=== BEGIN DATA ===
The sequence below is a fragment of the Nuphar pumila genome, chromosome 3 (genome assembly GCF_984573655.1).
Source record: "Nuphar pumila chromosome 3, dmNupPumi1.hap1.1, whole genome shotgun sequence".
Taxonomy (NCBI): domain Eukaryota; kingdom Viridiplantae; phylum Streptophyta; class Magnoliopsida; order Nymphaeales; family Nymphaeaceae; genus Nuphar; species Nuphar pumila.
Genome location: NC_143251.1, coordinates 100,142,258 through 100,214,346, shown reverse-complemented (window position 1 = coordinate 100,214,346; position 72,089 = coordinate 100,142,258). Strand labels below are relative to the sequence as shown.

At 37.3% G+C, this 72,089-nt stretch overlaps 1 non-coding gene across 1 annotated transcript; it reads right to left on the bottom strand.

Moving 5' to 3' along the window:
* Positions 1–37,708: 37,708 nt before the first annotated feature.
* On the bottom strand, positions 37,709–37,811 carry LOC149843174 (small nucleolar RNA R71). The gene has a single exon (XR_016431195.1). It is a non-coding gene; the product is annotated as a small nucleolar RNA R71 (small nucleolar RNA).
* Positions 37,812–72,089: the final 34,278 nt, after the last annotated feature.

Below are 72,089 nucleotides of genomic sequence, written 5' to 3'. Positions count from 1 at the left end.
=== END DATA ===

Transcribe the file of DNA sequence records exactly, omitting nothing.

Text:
The sequence below is a fragment of the Nuphar pumila genome, chromosome 3 (genome assembly GCF_984573655.1).
Source record: "Nuphar pumila chromosome 3, dmNupPumi1.hap1.1, whole genome shotgun sequence".
Taxonomy (NCBI): domain Eukaryota; kingdom Viridiplantae; phylum Streptophyta; class Magnoliopsida; order Nymphaeales; family Nymphaeaceae; genus Nuphar; species Nuphar pumila.
Genome location: NC_143251.1, coordinates 100,142,258 through 100,214,346, shown reverse-complemented (window position 1 = coordinate 100,214,346; position 72,089 = coordinate 100,142,258). Strand labels below are relative to the sequence as shown.

At 37.3% G+C, this 72,089-nt stretch overlaps 1 non-coding gene across 1 annotated transcript; it reads right to left on the bottom strand.

Moving 5' to 3' along the window:
* Positions 1–37,708: 37,708 nt before the first annotated feature.
* On the bottom strand, positions 37,709–37,811 carry LOC149843174 (small nucleolar RNA R71). The gene has a single exon (XR_016431195.1). It is a non-coding gene; the product is annotated as a small nucleolar RNA R71 (small nucleolar RNA).
* Positions 37,812–72,089: the final 34,278 nt, after the last annotated feature.

Below are 72,089 nucleotides of genomic sequence, written 5' to 3'. Positions count from 1 at the left end.